How To Fish Soft Plastic Lures For Pike

Lure fishing for both freshwater and saltwater predators is booming. It’s no longer unusual to see anglers fishing with dropshot gear along canals or LRF fanatics among holidaymakers at the seaside.

While all lure fishing is exciting, hunting pike with artificial baits has to be one of the best methods, just because it is a very efficient way of catching big fish from a variety of venues. On canals, fast flowing rivers, gravel pits or giant reservoirs, soft plastics will catch pike, and rather than play second fiddle to deadbaits, lures can often outscore the real thing.

Fox Rage Pro Shad FireTails II
As with all baits, everyone has their personal favourites, but when it comes to lures, soft plastics are up there. Not only are they cheap to buy, but also versatile - a real Swiss army knife of the lure world.

Most need rigging yourself, adding a weighted jig head and maybe a stinger hook rigged behind it to hook more fish. Rigging the lures yourself offers flexibility, as you can change the weight and the position of the hooks to suit the venue.
Westin Pro Stinger Double
Most brands will also offer their best-selling lures ready-rigged, which is ideal if you are starting out and want a sure-fire bait that will work straight from the packet.

Lure Choice Made Easy
There are thousands of different lures on the market, so how do you know which ones are right for you? Fortunately, with soft plastics, you can easily and quickly narrow the choice down.

Paddle Tails Create An Enticing Action
Size is the most important factor. Lures in the 5ins-7ins (12cm-18cm) range are easy to cast and will catch pike from a few pounds up to record-breakers.

Ninety percent of the soft lures used by some of the top pike anglers have a paddle tail that imparts plenty of action in the water. Other styles are for zander and perch.

Carry Different Colours of Soft Plastics
One important factor to consider is the bigger the tail, the wilder the action, and usually the more the pike will like them!  A big spoon-shaped tail will also tend to make the body of the lure roll from side-to-side. This indeed doesn’t replicate the swimming action of a prey fish, but the pike does find it hard to resist. Paddle tails create massive amounts of vibration, which pike can sense using their lateral line from many metres away.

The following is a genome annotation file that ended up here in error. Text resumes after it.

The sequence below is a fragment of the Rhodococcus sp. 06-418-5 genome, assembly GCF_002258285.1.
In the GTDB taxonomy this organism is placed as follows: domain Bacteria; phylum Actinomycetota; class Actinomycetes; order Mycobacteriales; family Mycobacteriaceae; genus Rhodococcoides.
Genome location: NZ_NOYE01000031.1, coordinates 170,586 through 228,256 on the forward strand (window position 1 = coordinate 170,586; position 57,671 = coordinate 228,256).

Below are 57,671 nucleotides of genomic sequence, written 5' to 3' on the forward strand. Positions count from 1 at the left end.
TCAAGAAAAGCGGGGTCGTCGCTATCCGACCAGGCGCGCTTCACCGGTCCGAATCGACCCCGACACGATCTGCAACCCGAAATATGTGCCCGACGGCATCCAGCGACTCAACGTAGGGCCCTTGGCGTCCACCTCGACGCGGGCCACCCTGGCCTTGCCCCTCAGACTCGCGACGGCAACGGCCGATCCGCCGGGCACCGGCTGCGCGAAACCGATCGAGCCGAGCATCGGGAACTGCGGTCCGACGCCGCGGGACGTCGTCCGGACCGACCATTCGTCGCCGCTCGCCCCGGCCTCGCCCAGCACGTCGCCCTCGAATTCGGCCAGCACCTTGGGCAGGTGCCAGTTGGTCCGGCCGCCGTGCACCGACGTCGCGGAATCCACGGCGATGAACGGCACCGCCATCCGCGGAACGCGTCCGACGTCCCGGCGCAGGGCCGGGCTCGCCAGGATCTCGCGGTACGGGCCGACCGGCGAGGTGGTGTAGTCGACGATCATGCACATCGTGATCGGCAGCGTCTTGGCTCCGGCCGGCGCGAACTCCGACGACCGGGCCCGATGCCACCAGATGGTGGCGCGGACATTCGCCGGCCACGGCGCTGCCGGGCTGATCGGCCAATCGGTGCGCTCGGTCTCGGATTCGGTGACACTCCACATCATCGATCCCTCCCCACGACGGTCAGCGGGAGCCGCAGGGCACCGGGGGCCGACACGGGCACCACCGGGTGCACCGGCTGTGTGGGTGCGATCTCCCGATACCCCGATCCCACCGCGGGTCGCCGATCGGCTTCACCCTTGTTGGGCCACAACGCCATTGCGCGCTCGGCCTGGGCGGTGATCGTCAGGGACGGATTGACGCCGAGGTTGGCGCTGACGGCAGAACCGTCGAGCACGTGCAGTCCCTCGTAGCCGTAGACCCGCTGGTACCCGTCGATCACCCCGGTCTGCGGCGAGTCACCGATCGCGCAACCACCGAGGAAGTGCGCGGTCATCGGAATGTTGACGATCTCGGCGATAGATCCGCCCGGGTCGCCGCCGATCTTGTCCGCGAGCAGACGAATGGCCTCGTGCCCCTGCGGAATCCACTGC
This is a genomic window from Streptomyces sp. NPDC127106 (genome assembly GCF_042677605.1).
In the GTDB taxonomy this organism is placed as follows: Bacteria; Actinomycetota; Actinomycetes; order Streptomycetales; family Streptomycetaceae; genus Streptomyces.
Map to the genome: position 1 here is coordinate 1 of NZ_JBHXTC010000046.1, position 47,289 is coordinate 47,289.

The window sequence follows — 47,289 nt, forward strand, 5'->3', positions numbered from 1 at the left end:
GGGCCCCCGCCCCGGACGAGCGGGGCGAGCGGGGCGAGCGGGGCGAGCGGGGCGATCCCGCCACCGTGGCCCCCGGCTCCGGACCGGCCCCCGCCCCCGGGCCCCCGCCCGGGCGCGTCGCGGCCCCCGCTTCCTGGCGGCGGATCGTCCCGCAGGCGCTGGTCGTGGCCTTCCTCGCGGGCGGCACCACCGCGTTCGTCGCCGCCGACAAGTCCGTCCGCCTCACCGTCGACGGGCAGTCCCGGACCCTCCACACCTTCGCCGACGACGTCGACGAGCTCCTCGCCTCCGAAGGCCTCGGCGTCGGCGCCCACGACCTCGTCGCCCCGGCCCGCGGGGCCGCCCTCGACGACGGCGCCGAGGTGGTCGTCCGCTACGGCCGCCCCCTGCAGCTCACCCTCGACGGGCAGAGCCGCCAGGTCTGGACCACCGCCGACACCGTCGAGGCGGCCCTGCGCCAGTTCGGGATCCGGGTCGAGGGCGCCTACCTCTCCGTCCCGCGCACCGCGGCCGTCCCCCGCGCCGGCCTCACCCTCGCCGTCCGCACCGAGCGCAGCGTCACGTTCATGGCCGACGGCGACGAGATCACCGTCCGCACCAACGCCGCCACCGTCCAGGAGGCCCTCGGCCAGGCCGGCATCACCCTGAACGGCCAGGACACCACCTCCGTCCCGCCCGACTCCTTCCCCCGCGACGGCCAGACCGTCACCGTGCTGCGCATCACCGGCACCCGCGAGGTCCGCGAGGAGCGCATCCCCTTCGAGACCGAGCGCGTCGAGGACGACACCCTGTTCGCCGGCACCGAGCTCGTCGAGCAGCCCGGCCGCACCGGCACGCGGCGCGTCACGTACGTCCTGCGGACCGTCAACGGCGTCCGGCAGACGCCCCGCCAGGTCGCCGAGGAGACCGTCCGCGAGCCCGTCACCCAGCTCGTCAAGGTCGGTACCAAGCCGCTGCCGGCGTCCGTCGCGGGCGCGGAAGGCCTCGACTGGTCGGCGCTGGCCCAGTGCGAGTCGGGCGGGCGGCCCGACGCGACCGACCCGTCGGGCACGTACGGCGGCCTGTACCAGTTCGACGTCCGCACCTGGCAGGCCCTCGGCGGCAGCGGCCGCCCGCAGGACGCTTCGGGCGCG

Fox Rage Round Jig Head
The other 10 per cent of soft lures are big grubs, with long curly tails that ripple enticingly on the retrieve. For some reason, these can be deadly when all else fails, but at other times can fail to interest the pike. This is because they create a different, more subtle, vibration.

What Weight of Jig Head Do you Add?
Grubs and shads can be quite heavy, but in water they are neutrally buoyant and need a weighted jig head to get them down to the right depth.

The rule of thumb is to use one gram per foot of water.  So if you want the lure to run at 5ft, use a 5g jig head.  For 15ft, increase this to 15g (and so on).

15g For 15ft of Water
How To Rig Soft Plastics
If you are new to using soft plastic lures, Berkley, Fox Rage, and Savage Gear all offer them pre-rigged with a jig hook and stinger treble already fitted.
Savage Gear 4D Line Thru Pike
These are a great place to start, but soon you are likely to want to rig your own with different weights of jig head and perhaps different hook positions.  It can also work out cheaper to rig your own.

How To Rig Soft Plastics
The Importance of Colour
When it comes to lure colour, there are differing opinions.  Some very successful pike anglers place little emphasis in lure colour. However, using different colours of the same pattern, there is plenty of evidence to suggest that it does make a significant difference, especially where the water is clear.

You have to be careful not to pick colours just because you like them. Pike perceive colour entirely differently to humans, and often it is the not-so-obvious patterns that can work best.

Greens and yellows are the main go-to colours for many top pike anglers. Everything from super-bright chartreuse to drab olive will catch pike, and this end of the spectrum attracts them. The brighter colours often produce the most fish, especially on venues that have not seen a lot of lure fishing. The nondescript dark greens have an uncanny knack of turning up the bigger fish and also work well in murky water, even at night.

A lot of top pike anglers achieve excellent success lure fishing before dawn, and it is the strong silhouette of a dark green lure that produces the goods time after time.

This article was brought to you in association with Angling Times.